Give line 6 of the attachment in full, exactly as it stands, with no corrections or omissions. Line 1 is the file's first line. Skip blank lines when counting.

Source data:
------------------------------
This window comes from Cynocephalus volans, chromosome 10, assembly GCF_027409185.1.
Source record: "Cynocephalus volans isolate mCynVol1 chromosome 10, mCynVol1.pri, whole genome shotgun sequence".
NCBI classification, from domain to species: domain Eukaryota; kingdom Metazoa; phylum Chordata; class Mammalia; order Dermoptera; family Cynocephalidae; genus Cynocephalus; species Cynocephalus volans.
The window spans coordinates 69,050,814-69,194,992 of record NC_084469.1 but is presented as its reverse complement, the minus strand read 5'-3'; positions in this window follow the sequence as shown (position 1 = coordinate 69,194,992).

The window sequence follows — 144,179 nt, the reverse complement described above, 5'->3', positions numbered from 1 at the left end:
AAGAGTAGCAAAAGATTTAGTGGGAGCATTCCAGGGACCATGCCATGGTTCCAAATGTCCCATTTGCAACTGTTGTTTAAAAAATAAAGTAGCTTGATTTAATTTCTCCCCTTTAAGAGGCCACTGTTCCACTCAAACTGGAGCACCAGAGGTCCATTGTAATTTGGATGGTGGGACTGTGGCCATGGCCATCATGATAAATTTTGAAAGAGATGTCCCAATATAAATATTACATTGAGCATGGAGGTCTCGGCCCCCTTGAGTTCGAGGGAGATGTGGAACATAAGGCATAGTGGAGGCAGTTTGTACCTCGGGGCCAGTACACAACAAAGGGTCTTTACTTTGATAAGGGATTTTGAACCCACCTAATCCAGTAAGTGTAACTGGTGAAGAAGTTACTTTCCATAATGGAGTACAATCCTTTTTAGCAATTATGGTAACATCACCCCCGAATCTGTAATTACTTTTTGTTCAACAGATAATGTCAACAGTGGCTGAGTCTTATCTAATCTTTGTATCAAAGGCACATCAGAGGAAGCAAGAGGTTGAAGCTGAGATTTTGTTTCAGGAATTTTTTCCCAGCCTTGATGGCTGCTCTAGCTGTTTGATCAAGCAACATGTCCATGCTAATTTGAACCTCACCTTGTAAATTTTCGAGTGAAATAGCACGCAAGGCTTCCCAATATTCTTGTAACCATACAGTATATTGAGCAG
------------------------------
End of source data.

AAGAGTAGCAAAAGATTTAGTGGGAGCATTCCAGGGACCATGCCATGGTTCCAAATGTCCCATTTGCAACTGTTGTTTAAAAAATAAAGTAGCTTGATTTAATTTCTCCCCTTTAAGAGGCCACTGTTCCACTCAAACTGGAGCACCAGAGGTCCATTGTAATTTGGATGGTGGGACTGTGGCCATGGCCATCATGATAAATTTTGAAAGAGATGTCCCAATATAAATATTACATTGAGCATGGAGGTCTCGGCCCCCTTGAGTTCGAGGGAGATGTGGAACATAAGGCATAGTGGAGGCAGTTTGTACCTCGGGGCCAGTACACAACAAAGGGTCTTTACTTTGATAAGGGATTTTGAACCCACCTAATCCAGTAAGTGTAACTGGTGAAGAAGTTACTTTCCATAATGGAGTACAATCCTTTTTAGCAATTATGGTAACATCACCCCCGAATCTGTAATTACTTTTTGTTCAACAGATAATGTCAACAGTGGCTGAGTCTTATCTAATCTTTGTATCAAAGGCACATCAGAGGAAGCAAGAGGTTGAAGCTGAGATTTTGTTTCAGGAATTTTTTCCCAGCCTTGATGGCTGCTCTAGCTGTTTGATCAAGCAACATGTCCATGCTAATTTGAACCTCACCTTGTAAATTTTCGAGTGAAATAGCACGCAAGGCTTCCCAATATTCTTGTAACCATACAGTATATTGAGCAG